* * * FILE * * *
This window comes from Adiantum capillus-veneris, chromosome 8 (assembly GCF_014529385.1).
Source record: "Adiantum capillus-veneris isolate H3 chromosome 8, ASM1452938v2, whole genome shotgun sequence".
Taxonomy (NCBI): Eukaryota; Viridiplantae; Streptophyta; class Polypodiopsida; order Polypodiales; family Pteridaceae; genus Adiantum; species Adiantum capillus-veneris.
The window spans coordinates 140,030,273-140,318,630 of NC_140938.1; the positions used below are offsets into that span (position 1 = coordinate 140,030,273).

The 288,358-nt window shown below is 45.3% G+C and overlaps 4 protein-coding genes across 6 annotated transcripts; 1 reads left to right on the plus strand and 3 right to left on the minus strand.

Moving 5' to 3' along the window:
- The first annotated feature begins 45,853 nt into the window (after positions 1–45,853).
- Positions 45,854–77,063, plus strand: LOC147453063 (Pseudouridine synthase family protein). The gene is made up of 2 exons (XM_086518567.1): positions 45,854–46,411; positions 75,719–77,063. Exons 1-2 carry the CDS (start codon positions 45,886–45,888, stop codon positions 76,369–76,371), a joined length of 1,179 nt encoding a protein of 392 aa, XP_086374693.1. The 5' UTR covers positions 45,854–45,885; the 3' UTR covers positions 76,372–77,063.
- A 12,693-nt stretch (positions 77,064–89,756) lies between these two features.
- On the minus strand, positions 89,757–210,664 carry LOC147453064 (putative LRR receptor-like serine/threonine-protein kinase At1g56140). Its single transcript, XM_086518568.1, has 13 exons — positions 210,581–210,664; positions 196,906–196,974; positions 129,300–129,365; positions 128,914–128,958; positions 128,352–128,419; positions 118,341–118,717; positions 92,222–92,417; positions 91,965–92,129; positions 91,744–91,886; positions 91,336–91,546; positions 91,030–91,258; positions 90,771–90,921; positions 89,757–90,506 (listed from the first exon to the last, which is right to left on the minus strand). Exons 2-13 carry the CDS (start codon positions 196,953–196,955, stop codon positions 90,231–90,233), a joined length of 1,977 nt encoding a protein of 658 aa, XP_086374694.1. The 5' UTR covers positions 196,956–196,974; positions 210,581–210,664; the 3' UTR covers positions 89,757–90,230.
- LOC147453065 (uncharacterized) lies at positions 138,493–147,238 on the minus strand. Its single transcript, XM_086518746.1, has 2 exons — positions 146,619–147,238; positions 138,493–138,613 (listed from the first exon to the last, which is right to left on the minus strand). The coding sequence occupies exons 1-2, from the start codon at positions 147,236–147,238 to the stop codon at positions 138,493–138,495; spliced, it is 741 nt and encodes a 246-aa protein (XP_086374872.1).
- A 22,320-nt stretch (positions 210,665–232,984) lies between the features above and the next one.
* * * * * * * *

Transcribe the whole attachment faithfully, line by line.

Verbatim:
This window comes from Adiantum capillus-veneris, chromosome 8 (assembly GCF_014529385.1).
Source record: "Adiantum capillus-veneris isolate H3 chromosome 8, ASM1452938v2, whole genome shotgun sequence".
Taxonomy (NCBI): Eukaryota; Viridiplantae; Streptophyta; class Polypodiopsida; order Polypodiales; family Pteridaceae; genus Adiantum; species Adiantum capillus-veneris.
The window spans coordinates 140,030,273-140,318,630 of NC_140938.1; the positions used below are offsets into that span (position 1 = coordinate 140,030,273).

The 288,358-nt window shown below is 45.3% G+C and overlaps 4 protein-coding genes across 6 annotated transcripts; 1 reads left to right on the plus strand and 3 right to left on the minus strand.

Moving 5' to 3' along the window:
- The first annotated feature begins 45,853 nt into the window (after positions 1–45,853).
- Positions 45,854–77,063, plus strand: LOC147453063 (Pseudouridine synthase family protein). The gene is made up of 2 exons (XM_086518567.1): positions 45,854–46,411; positions 75,719–77,063. Exons 1-2 carry the CDS (start codon positions 45,886–45,888, stop codon positions 76,369–76,371), a joined length of 1,179 nt encoding a protein of 392 aa, XP_086374693.1. The 5' UTR covers positions 45,854–45,885; the 3' UTR covers positions 76,372–77,063.
- A 12,693-nt stretch (positions 77,064–89,756) lies between these two features.
- On the minus strand, positions 89,757–210,664 carry LOC147453064 (putative LRR receptor-like serine/threonine-protein kinase At1g56140). Its single transcript, XM_086518568.1, has 13 exons — positions 210,581–210,664; positions 196,906–196,974; positions 129,300–129,365; positions 128,914–128,958; positions 128,352–128,419; positions 118,341–118,717; positions 92,222–92,417; positions 91,965–92,129; positions 91,744–91,886; positions 91,336–91,546; positions 91,030–91,258; positions 90,771–90,921; positions 89,757–90,506 (listed from the first exon to the last, which is right to left on the minus strand). Exons 2-13 carry the CDS (start codon positions 196,953–196,955, stop codon positions 90,231–90,233), a joined length of 1,977 nt encoding a protein of 658 aa, XP_086374694.1. The 5' UTR covers positions 196,956–196,974; positions 210,581–210,664; the 3' UTR covers positions 89,757–90,230.
- LOC147453065 (uncharacterized) lies at positions 138,493–147,238 on the minus strand. Its single transcript, XM_086518746.1, has 2 exons — positions 146,619–147,238; positions 138,493–138,613 (listed from the first exon to the last, which is right to left on the minus strand). The coding sequence occupies exons 1-2, from the start codon at positions 147,236–147,238 to the stop codon at positions 138,493–138,495; spliced, it is 741 nt and encodes a 246-aa protein (XP_086374872.1).
- A 22,320-nt stretch (positions 210,665–232,984) lies between the features above and the next one.